Other problems with humans include their quickness to imagine more than fact (147); ability to go to lengths in things without anything coming of it (203); seeking justification instead of knowledge (242); prejudices. "Prejudices,  like odorous bodies, have a double existence both solid and subtle —  solid as the pyramids, subtle as the twentieth echo of an echo, or as  the memory of hyacinths which once scented the darkness" (321). Equally as harmful is the ego:
It is demonstrable that the scratches are going everywhere impartially, and it is only your  candle which produces the flattering illusion of a concentric arrangement, its light falling with an exclusive optical selection. These things are a parable. The scratches are events, and the candle is the egoism of any person now absent (194)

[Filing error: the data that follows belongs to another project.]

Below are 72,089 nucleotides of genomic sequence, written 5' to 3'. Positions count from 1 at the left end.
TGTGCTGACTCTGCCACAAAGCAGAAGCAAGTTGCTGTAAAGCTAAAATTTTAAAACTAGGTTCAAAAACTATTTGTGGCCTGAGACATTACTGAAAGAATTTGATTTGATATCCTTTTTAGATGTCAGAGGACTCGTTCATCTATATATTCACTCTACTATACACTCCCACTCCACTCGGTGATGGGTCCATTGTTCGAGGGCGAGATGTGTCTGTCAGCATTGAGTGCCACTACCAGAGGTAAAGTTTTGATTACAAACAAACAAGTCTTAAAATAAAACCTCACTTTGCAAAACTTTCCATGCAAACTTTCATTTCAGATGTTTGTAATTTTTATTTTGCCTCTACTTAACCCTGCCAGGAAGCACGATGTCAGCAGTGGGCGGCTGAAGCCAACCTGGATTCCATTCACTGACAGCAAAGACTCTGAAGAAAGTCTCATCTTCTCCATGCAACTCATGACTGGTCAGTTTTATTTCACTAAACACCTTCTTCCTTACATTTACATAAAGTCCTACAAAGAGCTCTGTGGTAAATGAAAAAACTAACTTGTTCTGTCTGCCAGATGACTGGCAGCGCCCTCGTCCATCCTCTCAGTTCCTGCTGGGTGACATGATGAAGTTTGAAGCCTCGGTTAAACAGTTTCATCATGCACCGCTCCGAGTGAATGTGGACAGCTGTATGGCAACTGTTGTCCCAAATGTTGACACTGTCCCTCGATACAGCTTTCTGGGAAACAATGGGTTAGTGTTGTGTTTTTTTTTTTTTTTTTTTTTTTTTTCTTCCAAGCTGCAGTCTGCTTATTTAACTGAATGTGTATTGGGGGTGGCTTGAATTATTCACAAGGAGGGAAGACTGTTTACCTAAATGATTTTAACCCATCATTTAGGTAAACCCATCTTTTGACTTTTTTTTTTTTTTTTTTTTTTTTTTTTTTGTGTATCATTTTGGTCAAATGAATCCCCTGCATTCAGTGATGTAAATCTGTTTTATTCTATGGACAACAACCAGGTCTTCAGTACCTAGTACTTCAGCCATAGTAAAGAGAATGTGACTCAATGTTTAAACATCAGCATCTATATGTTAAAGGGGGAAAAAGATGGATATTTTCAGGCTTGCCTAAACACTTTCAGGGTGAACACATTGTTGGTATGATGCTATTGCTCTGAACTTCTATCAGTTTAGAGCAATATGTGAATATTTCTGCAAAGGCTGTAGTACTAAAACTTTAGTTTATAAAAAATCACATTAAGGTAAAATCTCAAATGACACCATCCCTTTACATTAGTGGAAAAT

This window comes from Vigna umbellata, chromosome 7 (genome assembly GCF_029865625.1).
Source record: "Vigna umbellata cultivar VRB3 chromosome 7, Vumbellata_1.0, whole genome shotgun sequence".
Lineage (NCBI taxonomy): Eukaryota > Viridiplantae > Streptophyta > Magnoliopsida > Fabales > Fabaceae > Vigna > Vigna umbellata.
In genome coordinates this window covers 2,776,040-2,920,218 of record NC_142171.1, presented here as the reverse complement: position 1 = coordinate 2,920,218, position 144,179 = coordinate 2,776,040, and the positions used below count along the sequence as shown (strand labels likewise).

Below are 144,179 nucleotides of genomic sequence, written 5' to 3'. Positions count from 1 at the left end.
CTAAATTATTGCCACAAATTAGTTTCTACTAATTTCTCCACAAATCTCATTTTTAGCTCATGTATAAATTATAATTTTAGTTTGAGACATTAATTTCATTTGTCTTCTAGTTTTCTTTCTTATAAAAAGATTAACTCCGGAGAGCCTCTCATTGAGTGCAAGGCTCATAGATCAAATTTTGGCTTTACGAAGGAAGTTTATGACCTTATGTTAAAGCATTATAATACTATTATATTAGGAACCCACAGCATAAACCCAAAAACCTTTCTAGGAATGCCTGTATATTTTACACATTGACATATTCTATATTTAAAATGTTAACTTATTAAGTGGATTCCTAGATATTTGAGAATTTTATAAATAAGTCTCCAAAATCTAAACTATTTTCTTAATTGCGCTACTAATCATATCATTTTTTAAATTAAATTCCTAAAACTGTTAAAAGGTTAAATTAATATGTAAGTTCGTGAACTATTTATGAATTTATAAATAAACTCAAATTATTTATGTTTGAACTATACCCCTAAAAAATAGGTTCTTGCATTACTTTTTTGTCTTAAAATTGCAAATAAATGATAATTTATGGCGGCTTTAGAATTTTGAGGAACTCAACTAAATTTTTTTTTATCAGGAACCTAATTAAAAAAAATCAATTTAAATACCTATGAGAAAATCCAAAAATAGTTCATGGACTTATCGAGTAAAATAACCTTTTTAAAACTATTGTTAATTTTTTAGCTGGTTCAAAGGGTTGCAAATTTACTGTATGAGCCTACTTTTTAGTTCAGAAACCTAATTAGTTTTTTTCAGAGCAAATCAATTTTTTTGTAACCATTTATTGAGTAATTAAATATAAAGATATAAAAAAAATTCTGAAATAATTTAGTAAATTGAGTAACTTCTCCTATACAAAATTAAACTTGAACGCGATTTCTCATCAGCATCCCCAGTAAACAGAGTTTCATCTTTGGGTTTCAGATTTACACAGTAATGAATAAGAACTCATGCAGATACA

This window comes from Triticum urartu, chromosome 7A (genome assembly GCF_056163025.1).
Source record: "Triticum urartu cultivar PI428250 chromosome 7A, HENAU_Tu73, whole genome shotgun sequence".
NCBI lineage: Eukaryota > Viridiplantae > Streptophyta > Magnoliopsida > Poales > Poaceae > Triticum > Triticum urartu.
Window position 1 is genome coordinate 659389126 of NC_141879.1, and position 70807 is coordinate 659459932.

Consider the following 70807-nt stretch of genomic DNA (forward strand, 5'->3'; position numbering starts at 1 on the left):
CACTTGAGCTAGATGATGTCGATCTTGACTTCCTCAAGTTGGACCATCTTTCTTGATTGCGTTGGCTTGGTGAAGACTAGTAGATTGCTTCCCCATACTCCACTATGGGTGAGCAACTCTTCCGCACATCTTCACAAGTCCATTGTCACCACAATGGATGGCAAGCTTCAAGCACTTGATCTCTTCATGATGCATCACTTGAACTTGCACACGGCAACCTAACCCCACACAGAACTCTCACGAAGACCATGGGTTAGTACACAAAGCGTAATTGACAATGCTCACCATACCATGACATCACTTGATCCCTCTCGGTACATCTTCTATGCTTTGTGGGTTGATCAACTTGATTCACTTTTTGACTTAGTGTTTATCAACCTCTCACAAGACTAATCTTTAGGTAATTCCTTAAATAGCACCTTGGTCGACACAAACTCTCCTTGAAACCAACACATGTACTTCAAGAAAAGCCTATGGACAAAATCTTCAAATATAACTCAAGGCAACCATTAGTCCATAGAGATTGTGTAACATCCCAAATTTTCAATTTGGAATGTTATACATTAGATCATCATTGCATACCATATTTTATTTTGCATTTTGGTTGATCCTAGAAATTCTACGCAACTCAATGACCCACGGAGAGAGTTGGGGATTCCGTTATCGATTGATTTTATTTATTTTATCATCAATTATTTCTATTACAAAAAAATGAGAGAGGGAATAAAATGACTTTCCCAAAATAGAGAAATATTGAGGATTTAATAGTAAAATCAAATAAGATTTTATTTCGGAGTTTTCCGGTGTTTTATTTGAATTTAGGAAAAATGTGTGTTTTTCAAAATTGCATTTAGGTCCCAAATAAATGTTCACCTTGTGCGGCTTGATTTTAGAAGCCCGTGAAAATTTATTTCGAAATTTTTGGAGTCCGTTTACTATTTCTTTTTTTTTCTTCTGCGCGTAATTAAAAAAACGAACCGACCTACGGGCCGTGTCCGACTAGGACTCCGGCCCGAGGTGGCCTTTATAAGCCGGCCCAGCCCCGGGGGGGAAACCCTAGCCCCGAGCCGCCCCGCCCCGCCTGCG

Sight is also blurred where characters do not account for the multiple dimensions of the human character and human life (it is not only about scientific experiment in laboratories). Human weakness and failure (such as checked ambition) is derogatorily relegated to Troubadour poetry (105). The complexities of science are given more serious attention than those of love, which Lydgate foolishly thinks he had already learned about through literature and male conversation (119).
 

By contrast, Eliot depicts knowledge as "filling the vast spaces planked out of ... sight by ... worldly ignorance" (104). Just like metaphors, this knowledge is to be far-reaching, pervasive, "like gas light; learning whole and parts" (107). Dorothea's consciousness is depicted as "reaching forward ... towards the fullest truth, the least partial good" (149 - vs. anger and despondency). Miscellaneousness is presented as making the mind "flexible with constant comparison" at least in one character, who was saved from, "seeing the world's ages as a set of box-like partitions without vital connection" (156).